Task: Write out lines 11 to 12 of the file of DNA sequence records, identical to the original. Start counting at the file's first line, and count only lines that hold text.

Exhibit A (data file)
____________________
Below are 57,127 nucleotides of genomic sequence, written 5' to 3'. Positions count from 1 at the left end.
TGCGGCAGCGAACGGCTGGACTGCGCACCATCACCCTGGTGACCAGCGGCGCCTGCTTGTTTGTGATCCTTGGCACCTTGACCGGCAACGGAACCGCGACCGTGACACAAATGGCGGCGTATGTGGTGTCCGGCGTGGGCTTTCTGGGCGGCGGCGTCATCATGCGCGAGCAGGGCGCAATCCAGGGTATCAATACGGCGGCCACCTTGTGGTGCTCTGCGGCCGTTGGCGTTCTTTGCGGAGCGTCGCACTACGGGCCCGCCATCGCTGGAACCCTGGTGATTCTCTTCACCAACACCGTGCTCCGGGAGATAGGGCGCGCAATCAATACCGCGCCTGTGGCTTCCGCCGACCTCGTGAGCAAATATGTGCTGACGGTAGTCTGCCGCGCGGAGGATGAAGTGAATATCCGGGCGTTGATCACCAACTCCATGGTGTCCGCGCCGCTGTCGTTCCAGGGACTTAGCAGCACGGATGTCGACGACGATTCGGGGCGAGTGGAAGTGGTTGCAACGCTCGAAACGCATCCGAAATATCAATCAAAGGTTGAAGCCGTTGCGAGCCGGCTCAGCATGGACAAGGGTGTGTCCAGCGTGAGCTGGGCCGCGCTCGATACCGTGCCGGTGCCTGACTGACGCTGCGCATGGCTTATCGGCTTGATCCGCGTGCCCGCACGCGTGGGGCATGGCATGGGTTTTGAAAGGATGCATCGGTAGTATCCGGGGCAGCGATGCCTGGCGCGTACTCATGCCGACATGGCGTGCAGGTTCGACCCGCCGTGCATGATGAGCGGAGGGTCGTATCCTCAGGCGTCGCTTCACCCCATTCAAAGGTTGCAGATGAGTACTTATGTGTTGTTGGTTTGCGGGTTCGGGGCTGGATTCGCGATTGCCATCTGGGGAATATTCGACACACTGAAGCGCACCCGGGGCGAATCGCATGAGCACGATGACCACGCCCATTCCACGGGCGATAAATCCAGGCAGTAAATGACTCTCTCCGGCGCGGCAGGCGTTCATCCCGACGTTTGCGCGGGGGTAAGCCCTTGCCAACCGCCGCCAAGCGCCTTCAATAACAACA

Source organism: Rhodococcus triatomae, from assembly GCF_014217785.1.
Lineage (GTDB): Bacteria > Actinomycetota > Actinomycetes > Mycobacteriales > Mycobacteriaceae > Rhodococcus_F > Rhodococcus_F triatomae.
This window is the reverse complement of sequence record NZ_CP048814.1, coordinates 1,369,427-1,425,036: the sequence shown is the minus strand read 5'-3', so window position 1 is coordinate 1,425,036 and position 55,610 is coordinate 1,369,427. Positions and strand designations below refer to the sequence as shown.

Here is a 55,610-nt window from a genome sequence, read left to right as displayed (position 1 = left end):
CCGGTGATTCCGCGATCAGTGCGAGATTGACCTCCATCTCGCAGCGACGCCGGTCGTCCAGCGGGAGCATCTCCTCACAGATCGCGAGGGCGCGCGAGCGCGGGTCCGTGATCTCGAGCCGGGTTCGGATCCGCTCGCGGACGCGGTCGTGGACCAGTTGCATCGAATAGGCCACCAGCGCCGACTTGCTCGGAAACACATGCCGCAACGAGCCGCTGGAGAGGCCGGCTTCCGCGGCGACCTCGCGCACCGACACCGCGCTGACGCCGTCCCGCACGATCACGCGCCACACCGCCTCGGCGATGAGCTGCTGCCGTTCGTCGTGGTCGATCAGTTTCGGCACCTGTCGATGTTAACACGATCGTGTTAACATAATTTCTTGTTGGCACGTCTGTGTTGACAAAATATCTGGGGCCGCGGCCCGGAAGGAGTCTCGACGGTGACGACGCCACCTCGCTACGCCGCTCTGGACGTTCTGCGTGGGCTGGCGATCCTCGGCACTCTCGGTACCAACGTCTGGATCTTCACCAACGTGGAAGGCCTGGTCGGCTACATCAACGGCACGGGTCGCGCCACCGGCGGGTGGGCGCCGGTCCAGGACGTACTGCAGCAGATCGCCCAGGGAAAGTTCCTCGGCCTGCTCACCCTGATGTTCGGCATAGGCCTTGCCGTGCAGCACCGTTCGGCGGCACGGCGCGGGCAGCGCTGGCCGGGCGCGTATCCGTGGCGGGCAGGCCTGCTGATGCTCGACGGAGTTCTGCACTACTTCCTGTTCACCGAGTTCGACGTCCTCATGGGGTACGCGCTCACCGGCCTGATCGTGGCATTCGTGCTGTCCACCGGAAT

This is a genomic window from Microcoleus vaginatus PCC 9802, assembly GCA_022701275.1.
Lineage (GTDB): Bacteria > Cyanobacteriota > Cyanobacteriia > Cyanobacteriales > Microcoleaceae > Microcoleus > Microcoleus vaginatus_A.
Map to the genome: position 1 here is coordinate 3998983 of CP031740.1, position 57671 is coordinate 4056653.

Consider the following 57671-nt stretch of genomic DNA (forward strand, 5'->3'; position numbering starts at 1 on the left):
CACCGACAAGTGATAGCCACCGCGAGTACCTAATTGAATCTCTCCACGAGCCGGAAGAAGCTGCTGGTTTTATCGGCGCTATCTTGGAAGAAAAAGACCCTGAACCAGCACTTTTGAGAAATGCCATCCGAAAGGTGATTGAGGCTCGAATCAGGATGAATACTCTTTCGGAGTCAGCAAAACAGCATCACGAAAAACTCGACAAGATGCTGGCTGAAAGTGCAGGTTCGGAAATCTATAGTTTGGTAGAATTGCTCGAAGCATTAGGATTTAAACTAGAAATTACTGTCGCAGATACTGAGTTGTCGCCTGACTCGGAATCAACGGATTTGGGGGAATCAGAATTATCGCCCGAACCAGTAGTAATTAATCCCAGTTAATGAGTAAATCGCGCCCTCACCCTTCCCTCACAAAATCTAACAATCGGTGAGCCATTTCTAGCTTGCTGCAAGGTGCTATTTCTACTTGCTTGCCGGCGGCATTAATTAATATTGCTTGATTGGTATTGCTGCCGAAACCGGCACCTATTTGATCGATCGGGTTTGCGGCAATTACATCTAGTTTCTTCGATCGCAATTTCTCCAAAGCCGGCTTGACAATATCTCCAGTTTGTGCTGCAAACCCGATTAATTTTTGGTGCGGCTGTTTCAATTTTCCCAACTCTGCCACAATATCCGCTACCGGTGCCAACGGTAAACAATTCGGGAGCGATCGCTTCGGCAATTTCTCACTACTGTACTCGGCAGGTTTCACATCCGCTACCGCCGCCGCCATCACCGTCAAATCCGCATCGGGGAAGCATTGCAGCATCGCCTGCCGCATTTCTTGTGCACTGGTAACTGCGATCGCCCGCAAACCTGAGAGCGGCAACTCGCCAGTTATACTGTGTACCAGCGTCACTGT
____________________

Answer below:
Consider the following 57671-nt stretch of genomic DNA (forward strand, 5'->3'; position numbering starts at 1 on the left):
CACCGACAAGTGATAGCCACCGCGAGTACCTAATTGAATCTCTCCACGAGCCGGAAGAAGCTGCTGGTTTTATCGGCGCTATCTTGGAAGAAAAAGACCCTGAACCAGCACTTTTGAGAAATGCCATCCGAAAGGTGATTGAGGCTCGAATCAGGATGAATACTCTTTCGGAGTCAGCAAAACAGCATCACGAAAAACTCGACAAGATGCTGGCTGAAAGTGCAGGTTCGGAAATCTATAGTTTGGTAGAATTGCTCGAAGCATTAGGATTTAAACTAGAAATTACTGTCGCAGATACTGAGTTGTCGCCTGACTCGGAATCAACGGATTTGGGGGAATCAGAATTATCGCCCGAACCAGTAGTAATTAATCCCAGTTAATGAGTAAATCGCGCCCTCACCCTTCCCTCACAAAATCTAACAATCGGTGAGCCATTTCTAGCTTGCTGCAAGGTGCTATTTCTACTTGCTTGCCGGCGGCATTAATTAATATTGCTTGATTGGTATTGCTGCCGAAACCGGCACCTATTTGATCGATCGGGTTTGCGGCAATTACATCTAGTTTCTTCGATCGCAATTTCTCCAAAGCCGGCTTGACAATATCTCCAGTTTGTGCTGCAAACCCGATTAATTTTTGGTGCGGCTGTTTCAATTTTCCCAACTCTGCCACAATATCCGCTACCGGTGCCAACGGTAAACAATTCGGGAGCGATCGCTTCGGCAATTTCTCACTACTGTACTCGGCAGGTTTCACATCCGCTACCGCCGCCGCCATCACCGTCAAATCCGCATCGGGGAAGCATTGCAGCATCGCCTGCCGCATTTCTTGTGCACTGGTAACTGCGATCGCCCGCAAACCTGAGAGCGGCAACTCGCCAGTTATACTGTGTACCAGCGTCACTGT